Measuring ionic currents passing through nano- or micropores has shown great promise for the electrical discrimination of various biomolecules, cells, bacteria, and viruses. However, conventional measurements have shown there is an inherent limitation to the detectable particle volume (1% of the pore volume), which critically hinders applications to real mixtures of biomolecule samples with a wide size range of suspended particles. Here we propose a rational methodology that can detect samples with the detectable particle volume of 0.01% of the pore volume by measuring a transient current generated from the potential differences in a microfluidic bridge circuit. Our method substantially suppresses the background ionic current from the μA level to the pA level, which essentially lowers the detectable particle volume limit even for relatively large pore structures. Indeed, utilizing a microscale long pore structure (volume of 5.6 × 104 aL; height and width of 2.0 × 2.0 μm; length of 14 μm), we successfully detected various samples including polystyrene nanoparticles (volume: 4 aL), bacteria, cancer cells, and DNA molecules. Our method will expand the applicability of ionic current sensing systems for various mixed biomolecule samples with a wide size range, which have been difficult to measure by previously existing pore technologies.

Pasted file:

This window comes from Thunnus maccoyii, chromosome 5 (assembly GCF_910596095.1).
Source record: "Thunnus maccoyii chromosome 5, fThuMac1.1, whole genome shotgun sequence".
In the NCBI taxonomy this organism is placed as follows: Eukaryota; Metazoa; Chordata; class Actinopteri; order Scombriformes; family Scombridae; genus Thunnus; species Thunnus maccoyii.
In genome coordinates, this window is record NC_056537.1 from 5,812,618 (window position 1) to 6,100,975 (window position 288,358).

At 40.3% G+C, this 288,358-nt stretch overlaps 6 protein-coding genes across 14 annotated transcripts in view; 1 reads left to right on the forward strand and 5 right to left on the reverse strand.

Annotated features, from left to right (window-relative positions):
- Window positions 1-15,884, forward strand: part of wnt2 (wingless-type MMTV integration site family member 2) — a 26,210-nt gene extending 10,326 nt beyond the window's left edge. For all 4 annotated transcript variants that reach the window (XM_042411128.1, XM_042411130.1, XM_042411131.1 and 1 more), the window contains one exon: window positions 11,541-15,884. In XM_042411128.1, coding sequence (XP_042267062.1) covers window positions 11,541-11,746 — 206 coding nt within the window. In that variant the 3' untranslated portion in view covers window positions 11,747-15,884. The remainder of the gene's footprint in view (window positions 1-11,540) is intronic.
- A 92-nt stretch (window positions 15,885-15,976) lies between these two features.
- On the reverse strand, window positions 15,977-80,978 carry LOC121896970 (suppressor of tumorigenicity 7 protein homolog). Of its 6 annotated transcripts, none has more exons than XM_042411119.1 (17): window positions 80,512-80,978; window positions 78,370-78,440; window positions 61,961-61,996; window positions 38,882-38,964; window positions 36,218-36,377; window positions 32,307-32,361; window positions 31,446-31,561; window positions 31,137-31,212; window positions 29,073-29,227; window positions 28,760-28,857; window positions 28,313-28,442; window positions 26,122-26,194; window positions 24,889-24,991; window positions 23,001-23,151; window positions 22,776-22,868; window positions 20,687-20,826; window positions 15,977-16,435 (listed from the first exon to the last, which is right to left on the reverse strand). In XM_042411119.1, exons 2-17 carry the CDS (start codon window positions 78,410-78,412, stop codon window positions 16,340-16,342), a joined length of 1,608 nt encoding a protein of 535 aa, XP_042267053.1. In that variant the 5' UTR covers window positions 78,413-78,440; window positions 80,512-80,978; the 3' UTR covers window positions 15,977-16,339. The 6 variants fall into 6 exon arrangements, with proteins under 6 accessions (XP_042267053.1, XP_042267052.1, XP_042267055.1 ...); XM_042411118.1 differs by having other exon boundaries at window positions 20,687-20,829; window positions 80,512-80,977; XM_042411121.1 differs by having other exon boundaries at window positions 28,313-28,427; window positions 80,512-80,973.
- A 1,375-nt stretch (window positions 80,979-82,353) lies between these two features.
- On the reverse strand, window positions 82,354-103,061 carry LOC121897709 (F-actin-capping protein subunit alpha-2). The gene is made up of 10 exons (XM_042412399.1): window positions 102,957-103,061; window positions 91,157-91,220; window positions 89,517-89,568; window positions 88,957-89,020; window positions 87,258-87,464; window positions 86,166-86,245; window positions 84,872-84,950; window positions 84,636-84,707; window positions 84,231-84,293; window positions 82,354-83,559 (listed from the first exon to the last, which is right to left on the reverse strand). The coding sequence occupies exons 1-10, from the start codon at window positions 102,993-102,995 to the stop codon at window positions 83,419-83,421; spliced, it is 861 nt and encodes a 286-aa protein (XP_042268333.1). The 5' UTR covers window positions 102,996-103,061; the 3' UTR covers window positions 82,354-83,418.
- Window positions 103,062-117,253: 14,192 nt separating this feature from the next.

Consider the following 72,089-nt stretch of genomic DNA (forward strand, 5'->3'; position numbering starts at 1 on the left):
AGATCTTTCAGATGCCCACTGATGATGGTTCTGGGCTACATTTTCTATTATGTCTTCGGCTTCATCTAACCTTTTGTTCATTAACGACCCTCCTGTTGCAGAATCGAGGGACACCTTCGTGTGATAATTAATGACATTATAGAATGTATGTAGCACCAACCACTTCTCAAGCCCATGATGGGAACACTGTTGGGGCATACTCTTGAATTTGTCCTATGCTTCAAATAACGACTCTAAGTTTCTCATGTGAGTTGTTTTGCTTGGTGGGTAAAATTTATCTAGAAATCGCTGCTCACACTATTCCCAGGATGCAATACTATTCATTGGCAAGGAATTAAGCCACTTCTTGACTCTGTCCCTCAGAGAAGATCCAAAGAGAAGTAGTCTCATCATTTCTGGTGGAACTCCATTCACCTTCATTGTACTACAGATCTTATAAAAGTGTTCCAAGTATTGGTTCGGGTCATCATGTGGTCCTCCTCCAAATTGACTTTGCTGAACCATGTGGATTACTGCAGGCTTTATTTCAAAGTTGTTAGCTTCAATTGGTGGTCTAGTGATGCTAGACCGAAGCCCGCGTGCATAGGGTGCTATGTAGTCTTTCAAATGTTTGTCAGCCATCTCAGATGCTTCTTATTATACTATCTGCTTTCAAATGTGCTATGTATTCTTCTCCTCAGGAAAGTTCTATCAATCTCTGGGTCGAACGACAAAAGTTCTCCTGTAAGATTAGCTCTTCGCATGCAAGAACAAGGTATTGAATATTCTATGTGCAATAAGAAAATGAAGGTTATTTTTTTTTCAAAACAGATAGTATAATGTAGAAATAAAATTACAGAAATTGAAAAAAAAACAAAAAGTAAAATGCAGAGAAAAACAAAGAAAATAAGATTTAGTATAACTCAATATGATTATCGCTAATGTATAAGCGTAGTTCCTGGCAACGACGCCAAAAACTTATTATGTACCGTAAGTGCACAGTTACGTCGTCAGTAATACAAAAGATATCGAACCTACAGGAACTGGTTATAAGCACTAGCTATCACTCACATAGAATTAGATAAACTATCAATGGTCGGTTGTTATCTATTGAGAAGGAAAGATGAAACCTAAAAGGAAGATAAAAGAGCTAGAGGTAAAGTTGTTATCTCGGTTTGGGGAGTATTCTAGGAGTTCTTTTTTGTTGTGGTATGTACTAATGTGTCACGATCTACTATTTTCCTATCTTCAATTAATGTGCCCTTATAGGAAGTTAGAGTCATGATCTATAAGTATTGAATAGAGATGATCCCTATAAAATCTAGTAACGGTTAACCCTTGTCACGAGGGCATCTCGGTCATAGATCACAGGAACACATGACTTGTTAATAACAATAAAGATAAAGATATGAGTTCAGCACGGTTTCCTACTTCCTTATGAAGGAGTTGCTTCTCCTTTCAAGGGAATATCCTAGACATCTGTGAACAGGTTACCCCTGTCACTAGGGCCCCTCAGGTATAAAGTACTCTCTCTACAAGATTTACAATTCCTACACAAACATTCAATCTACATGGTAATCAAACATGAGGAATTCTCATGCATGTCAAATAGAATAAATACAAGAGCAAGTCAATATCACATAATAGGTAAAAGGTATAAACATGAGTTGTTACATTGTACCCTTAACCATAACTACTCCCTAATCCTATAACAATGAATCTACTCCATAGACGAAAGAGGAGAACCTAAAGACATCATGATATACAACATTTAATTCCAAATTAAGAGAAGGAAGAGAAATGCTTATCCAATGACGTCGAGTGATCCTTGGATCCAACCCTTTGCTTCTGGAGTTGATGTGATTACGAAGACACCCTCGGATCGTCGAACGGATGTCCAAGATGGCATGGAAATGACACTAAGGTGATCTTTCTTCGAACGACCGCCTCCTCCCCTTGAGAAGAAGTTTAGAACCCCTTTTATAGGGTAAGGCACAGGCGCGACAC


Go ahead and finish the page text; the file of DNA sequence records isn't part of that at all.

All Science Journal Classification (ASJC) codes
- Colloid and Surface Chemistry